Berkeley English Lecturers and Postdocs

Joel Childers

Joel Childers


Professional Statement

I am lecturer in the Departments of Comparative Literature and English at UC Berkeley, and a volunteer instructor at Mount Tamalpais College, formerly the Prison University Project, at San Quentin State Prison. 

I received my PhD in English Literature from Johns Hopkins in 2021, where I wrote the dissertation that has become my current book project, Feeling History: Poetry and the Rise of the Human Sciences. This book is a study in the intimacies of literary criticism and historical thought, both as they became the object of conscious theoretical reflection among critics of the eighteenth and nineteenth centuries, and—following these critics—as they shape many of today’s most widely shared reading practices. 

As a scholar, my specialization is in Romantic literature and intellectual culture, especially poetry, the human sciences, and philosophies of history. I study these practices alongside the incipient or radically shifting concepts of race, ethnicity, and “world religion” throughout this period, most often in the context of Britain’s empire in the Americas and South Asia. However, the Romantic period’s fascination with history and historical literary forms allows me to do research into earlier periods, as well—from allegory in Greek and Indian antiquity to romance in the Middle Ages. I consider a broad awareness of pre- and early modern literary history a necessary component of Romantic scholarship.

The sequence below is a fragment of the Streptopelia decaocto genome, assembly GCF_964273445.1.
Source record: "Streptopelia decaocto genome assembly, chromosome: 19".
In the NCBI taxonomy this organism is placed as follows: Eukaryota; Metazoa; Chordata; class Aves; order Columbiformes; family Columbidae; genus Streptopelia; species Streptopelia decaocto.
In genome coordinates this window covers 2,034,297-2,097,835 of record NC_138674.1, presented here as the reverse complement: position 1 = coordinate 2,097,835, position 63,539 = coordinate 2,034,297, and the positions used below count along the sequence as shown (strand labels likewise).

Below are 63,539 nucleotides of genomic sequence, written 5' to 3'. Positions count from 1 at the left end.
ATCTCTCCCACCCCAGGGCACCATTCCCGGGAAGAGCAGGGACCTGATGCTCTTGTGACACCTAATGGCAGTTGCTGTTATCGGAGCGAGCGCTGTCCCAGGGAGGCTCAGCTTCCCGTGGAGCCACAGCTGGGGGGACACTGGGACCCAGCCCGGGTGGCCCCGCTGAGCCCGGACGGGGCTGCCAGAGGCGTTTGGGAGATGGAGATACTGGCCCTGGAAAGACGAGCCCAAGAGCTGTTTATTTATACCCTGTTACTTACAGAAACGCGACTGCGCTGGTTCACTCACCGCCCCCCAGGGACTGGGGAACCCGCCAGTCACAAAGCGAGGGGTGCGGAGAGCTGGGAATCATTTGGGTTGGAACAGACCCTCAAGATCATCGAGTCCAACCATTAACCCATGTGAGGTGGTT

As a teacher, my courses are wide-ranging, though usually with a focus on Romanticism. I have taught upper-division courses on the French, Haitian, and Industrial Revolutions; Romantic literature and the new sciences; as well as lower-division courses on political cinema, romantic supernaturalism, and modernist short fiction. I also have also taught public facing courses on how to read poetry and, at San Quentin, on “lyric poetry and society.” 

An article drawn from my book project can be found in New Literary History 52.1, and an earlier essay on phenomenologies of love in Proust and Sartre can be found in Philosophy and Literature 37.2.

Selected Publications and Papers Delivered

"The Romance of Criticism," New Literary History 52.1 

"Proust, Sartre, and the Idea of Love," Philosophy and Literature 37.2

English Department Classes